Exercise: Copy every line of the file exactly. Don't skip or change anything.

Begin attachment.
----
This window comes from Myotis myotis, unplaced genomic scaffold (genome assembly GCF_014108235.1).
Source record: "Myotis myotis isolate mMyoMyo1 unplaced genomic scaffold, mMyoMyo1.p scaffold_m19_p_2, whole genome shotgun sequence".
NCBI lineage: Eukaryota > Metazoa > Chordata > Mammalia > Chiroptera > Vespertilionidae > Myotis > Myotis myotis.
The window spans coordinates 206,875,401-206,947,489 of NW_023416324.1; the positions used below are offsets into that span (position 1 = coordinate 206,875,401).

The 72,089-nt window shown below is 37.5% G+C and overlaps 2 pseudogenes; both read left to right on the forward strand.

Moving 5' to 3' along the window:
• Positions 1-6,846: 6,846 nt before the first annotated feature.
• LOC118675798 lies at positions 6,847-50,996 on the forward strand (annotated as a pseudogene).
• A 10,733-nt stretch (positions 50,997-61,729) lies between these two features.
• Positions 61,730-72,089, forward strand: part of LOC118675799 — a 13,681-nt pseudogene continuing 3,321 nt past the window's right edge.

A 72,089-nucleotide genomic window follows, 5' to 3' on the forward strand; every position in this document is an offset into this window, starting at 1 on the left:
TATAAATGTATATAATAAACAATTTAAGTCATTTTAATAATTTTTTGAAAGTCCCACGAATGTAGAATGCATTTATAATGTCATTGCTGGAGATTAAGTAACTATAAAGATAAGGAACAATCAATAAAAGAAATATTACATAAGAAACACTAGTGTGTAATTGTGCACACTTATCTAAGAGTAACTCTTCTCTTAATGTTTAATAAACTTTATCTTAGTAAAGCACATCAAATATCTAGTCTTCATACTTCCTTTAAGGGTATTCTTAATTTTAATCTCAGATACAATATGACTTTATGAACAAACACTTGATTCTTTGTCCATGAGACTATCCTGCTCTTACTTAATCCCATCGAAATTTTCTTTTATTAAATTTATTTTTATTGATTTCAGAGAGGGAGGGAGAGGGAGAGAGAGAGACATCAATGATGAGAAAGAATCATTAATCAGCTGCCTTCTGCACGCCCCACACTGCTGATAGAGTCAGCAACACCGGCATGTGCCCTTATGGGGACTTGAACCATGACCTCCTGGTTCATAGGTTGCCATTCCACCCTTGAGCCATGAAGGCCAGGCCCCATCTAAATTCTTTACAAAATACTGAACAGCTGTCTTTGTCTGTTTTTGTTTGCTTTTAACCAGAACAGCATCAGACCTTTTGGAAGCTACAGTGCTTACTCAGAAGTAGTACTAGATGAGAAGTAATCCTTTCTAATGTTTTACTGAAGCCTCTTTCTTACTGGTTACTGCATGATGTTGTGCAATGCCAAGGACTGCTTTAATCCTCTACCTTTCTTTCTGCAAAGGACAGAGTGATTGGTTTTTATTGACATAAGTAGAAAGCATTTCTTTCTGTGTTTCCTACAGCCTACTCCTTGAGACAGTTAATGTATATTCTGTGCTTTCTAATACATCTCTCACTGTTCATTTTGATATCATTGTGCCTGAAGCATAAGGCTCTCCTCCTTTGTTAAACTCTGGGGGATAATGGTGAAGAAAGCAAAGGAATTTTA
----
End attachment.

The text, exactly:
This window comes from Myotis myotis, unplaced genomic scaffold (genome assembly GCF_014108235.1).
Source record: "Myotis myotis isolate mMyoMyo1 unplaced genomic scaffold, mMyoMyo1.p scaffold_m19_p_2, whole genome shotgun sequence".
NCBI lineage: Eukaryota > Metazoa > Chordata > Mammalia > Chiroptera > Vespertilionidae > Myotis > Myotis myotis.
The window spans coordinates 206,875,401-206,947,489 of NW_023416324.1; the positions used below are offsets into that span (position 1 = coordinate 206,875,401).

The 72,089-nt window shown below is 37.5% G+C and overlaps 2 pseudogenes; both read left to right on the forward strand.

Moving 5' to 3' along the window:
• Positions 1-6,846: 6,846 nt before the first annotated feature.
• LOC118675798 lies at positions 6,847-50,996 on the forward strand (annotated as a pseudogene).
• A 10,733-nt stretch (positions 50,997-61,729) lies between these two features.
• Positions 61,730-72,089, forward strand: part of LOC118675799 — a 13,681-nt pseudogene continuing 3,321 nt past the window's right edge.

A 72,089-nucleotide genomic window follows, 5' to 3' on the forward strand; every position in this document is an offset into this window, starting at 1 on the left:
TATAAATGTATATAATAAACAATTTAAGTCATTTTAATAATTTTTTGAAAGTCCCACGAATGTAGAATGCATTTATAATGTCATTGCTGGAGATTAAGTAACTATAAAGATAAGGAACAATCAATAAAAGAAATATTACATAAGAAACACTAGTGTGTAATTGTGCACACTTATCTAAGAGTAACTCTTCTCTTAATGTTTAATAAACTTTATCTTAGTAAAGCACATCAAATATCTAGTCTTCATACTTCCTTTAAGGGTATTCTTAATTTTAATCTCAGATACAATATGACTTTATGAACAAACACTTGATTCTTTGTCCATGAGACTATCCTGCTCTTACTTAATCCCATCGAAATTTTCTTTTATTAAATTTATTTTTATTGATTTCAGAGAGGGAGGGAGAGGGAGAGAGAGAGACATCAATGATGAGAAAGAATCATTAATCAGCTGCCTTCTGCACGCCCCACACTGCTGATAGAGTCAGCAACACCGGCATGTGCCCTTATGGGGACTTGAACCATGACCTCCTGGTTCATAGGTTGCCATTCCACCCTTGAGCCATGAAGGCCAGGCCCCATCTAAATTCTTTACAAAATACTGAACAGCTGTCTTTGTCTGTTTTTGTTTGCTTTTAACCAGAACAGCATCAGACCTTTTGGAAGCTACAGTGCTTACTCAGAAGTAGTACTAGATGAGAAGTAATCCTTTCTAATGTTTTACTGAAGCCTCTTTCTTACTGGTTACTGCATGATGTTGTGCAATGCCAAGGACTGCTTTAATCCTCTACCTTTCTTTCTGCAAAGGACAGAGTGATTGGTTTTTATTGACATAAGTAGAAAGCATTTCTTTCTGTGTTTCCTACAGCCTACTCCTTGAGACAGTTAATGTATATTCTGTGCTTTCTAATACATCTCTCACTGTTCATTTTGATATCATTGTGCCTGAAGCATAAGGCTCTCCTCCTTTGTTAAACTCTGGGGGATAATGGTGAAGAAAGCAAAGGAATTTTA